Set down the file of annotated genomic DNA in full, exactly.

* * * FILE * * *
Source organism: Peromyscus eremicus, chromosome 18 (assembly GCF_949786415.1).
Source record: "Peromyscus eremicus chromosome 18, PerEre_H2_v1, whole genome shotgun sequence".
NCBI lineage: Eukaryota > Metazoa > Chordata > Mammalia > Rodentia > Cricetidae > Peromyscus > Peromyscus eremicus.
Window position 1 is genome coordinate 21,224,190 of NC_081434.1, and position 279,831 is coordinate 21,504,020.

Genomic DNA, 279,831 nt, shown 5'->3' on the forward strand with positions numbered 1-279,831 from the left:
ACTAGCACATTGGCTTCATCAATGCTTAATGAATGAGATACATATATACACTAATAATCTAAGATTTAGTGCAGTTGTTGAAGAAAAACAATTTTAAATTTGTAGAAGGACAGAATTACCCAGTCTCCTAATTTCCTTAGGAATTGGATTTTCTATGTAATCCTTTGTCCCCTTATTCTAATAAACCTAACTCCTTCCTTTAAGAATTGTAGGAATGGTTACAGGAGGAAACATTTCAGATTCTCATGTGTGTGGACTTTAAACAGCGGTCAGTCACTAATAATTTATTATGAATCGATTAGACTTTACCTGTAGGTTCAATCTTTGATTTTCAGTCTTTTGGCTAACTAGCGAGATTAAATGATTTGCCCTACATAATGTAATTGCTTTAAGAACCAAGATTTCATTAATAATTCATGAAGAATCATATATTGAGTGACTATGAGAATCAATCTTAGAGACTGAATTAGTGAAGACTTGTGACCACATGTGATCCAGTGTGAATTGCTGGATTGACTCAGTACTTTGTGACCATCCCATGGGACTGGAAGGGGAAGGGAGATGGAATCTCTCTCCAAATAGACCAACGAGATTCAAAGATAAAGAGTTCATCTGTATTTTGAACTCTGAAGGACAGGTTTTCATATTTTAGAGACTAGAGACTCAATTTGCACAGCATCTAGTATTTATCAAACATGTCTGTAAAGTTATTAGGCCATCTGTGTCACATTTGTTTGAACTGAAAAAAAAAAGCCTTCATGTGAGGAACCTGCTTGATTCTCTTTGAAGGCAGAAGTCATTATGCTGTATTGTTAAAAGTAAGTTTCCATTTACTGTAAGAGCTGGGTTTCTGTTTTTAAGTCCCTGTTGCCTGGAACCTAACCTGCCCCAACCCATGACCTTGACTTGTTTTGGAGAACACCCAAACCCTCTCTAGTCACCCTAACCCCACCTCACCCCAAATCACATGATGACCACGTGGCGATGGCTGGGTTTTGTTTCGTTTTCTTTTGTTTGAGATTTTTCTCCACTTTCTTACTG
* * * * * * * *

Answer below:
Source organism: Peromyscus eremicus, chromosome 18 (assembly GCF_949786415.1).
Source record: "Peromyscus eremicus chromosome 18, PerEre_H2_v1, whole genome shotgun sequence".
NCBI lineage: Eukaryota > Metazoa > Chordata > Mammalia > Rodentia > Cricetidae > Peromyscus > Peromyscus eremicus.
Window position 1 is genome coordinate 21,224,190 of NC_081434.1, and position 279,831 is coordinate 21,504,020.

Genomic DNA, 279,831 nt, shown 5'->3' on the forward strand with positions numbered 1-279,831 from the left:
ACTAGCACATTGGCTTCATCAATGCTTAATGAATGAGATACATATATACACTAATAATCTAAGATTTAGTGCAGTTGTTGAAGAAAAACAATTTTAAATTTGTAGAAGGACAGAATTACCCAGTCTCCTAATTTCCTTAGGAATTGGATTTTCTATGTAATCCTTTGTCCCCTTATTCTAATAAACCTAACTCCTTCCTTTAAGAATTGTAGGAATGGTTACAGGAGGAAACATTTCAGATTCTCATGTGTGTGGACTTTAAACAGCGGTCAGTCACTAATAATTTATTATGAATCGATTAGACTTTACCTGTAGGTTCAATCTTTGATTTTCAGTCTTTTGGCTAACTAGCGAGATTAAATGATTTGCCCTACATAATGTAATTGCTTTAAGAACCAAGATTTCATTAATAATTCATGAAGAATCATATATTGAGTGACTATGAGAATCAATCTTAGAGACTGAATTAGTGAAGACTTGTGACCACATGTGATCCAGTGTGAATTGCTGGATTGACTCAGTACTTTGTGACCATCCCATGGGACTGGAAGGGGAAGGGAGATGGAATCTCTCTCCAAATAGACCAACGAGATTCAAAGATAAAGAGTTCATCTGTATTTTGAACTCTGAAGGACAGGTTTTCATATTTTAGAGACTAGAGACTCAATTTGCACAGCATCTAGTATTTATCAAACATGTCTGTAAAGTTATTAGGCCATCTGTGTCACATTTGTTTGAACTGAAAAAAAAAAGCCTTCATGTGAGGAACCTGCTTGATTCTCTTTGAAGGCAGAAGTCATTATGCTGTATTGTTAAAAGTAAGTTTCCATTTACTGTAAGAGCTGGGTTTCTGTTTTTAAGTCCCTGTTGCCTGGAACCTAACCTGCCCCAACCCATGACCTTGACTTGTTTTGGAGAACACCCAAACCCTCTCTAGTCACCCTAACCCCACCTCACCCCAAATCACATGATGACCACGTGGCGATGGCTGGGTTTTGTTTCGTTTTCTTTTGTTTGAGATTTTTCTCCACTTTCTTACTG